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Commuters shouting into their mobiles? Just jam 'em

There's just one problem. It's illegal

Next gen security for virtualised datacentres

No such questions are suggested at PhoneJammer where the devices are sold. Instead, it explains how useful its products are - and at prices around £2,000 - for major projects like preventing phone calls in cinemas and theatres and churches:

Introducing the ultra high power phone jammer, the most sophisticated digital cell phone jammer of its class, with tough die-cast aluminium casing and dual inter cooler, ideal for large to hall type rooms or outdoor locations (high gain base station type antenna supplied).

I'm not saying such devices aren't available. Actually, I wouldn't even try to pretend I think they aren't in use. I happen to know a cinema not far from here where, mysteriously, car alarms won't work in the car park behind the theatres, and while they do ask patrons to switch their phones off, I've yet to hear one ring. Perhaps the patrons are all saintly?

Perhaps not. Our silent but deadly social villain tells a lovely story about how he arrived at a party in an unnamed location, furious about having his train journey ruined by someone talking... (why?) and was furtively led to one side:

'You need a jammer.' With a nod and a wink, I followed the dapper man to the outer edges of the party and he began to explain. He commutes from somewhere Midlands-ish to somewhere Birmingham-ish. When an annoying fellow commuter begins to prattle, he simply flicks a switch and the prattling ceases.

How seriously should we take this James Bond narrative?

Well, in one sense, entirely seriously. The devices do exist; and prices don't have to be measured in the thousands, or even the hundreds. There are toys which cost £50 ($100) and will knock out phone conversations within five yards. And you can order them.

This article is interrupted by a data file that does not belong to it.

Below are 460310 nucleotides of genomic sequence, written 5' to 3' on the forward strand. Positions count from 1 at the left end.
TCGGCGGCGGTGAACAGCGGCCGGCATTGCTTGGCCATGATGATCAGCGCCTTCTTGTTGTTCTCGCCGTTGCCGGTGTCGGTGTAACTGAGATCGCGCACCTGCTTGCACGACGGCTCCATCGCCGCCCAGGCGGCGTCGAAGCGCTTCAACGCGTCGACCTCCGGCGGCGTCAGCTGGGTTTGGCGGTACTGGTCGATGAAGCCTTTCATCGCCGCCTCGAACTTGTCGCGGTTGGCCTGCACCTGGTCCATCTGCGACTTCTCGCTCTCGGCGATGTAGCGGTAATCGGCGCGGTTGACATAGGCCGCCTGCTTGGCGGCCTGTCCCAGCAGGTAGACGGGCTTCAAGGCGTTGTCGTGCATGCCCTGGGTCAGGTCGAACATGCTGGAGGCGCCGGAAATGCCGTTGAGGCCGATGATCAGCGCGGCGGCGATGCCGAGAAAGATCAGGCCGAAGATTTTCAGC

Which leads us to the mystery: why Rudd made such a big fuss about the problems of finding suppliers. It's really not a problem and Google will point you at dozens of suppliers - but the humourist (perhaps) made him go on about how he broke the unspoken code of jammers, by asking to speak on the record. And after that, he laments, nobody would tell him anything. Including where to find one...

OK, back to the spy review, and maybe we can find what the real problem is. The real problem might just be "does it work?"

That's the problem with buying illegal products. You send your credit card or PayPal details; and you get a little black box in the post. Written on the side is "Phone Jammer" and inside the box is a Japlish instruction manual which says: "Press button B" and, well, that's that.

You press button B. The conversation which is so irritating your sensitive little soul, continues unabated. Your jammer: is it under powered? not close enough? or... horrible thought! - have you been taken?

There's not a lot you can do if you have been, is there? What are you going to try - complain to Ofcom? I don't think so... Trading Standards? "I've bought this illegal product which is impossible to test without breaking the law, and I suspect it doesn't work..."? No, I think best not.

And, of course, there's the final ignominious possibility... that your jammer works just fine - but that the loud-mouthed person on the train is, in fact, an unemployed PR bunny who can't afford a real mobile phone right now, and is actually just making loud noises to impress fellow travellers.

Oh, yes, it does happen. You can actually buy dummy phones for that purpose. Just don't ask for your money back if they don't work, OK, yah? ®

Next gen security for virtualised datacentres

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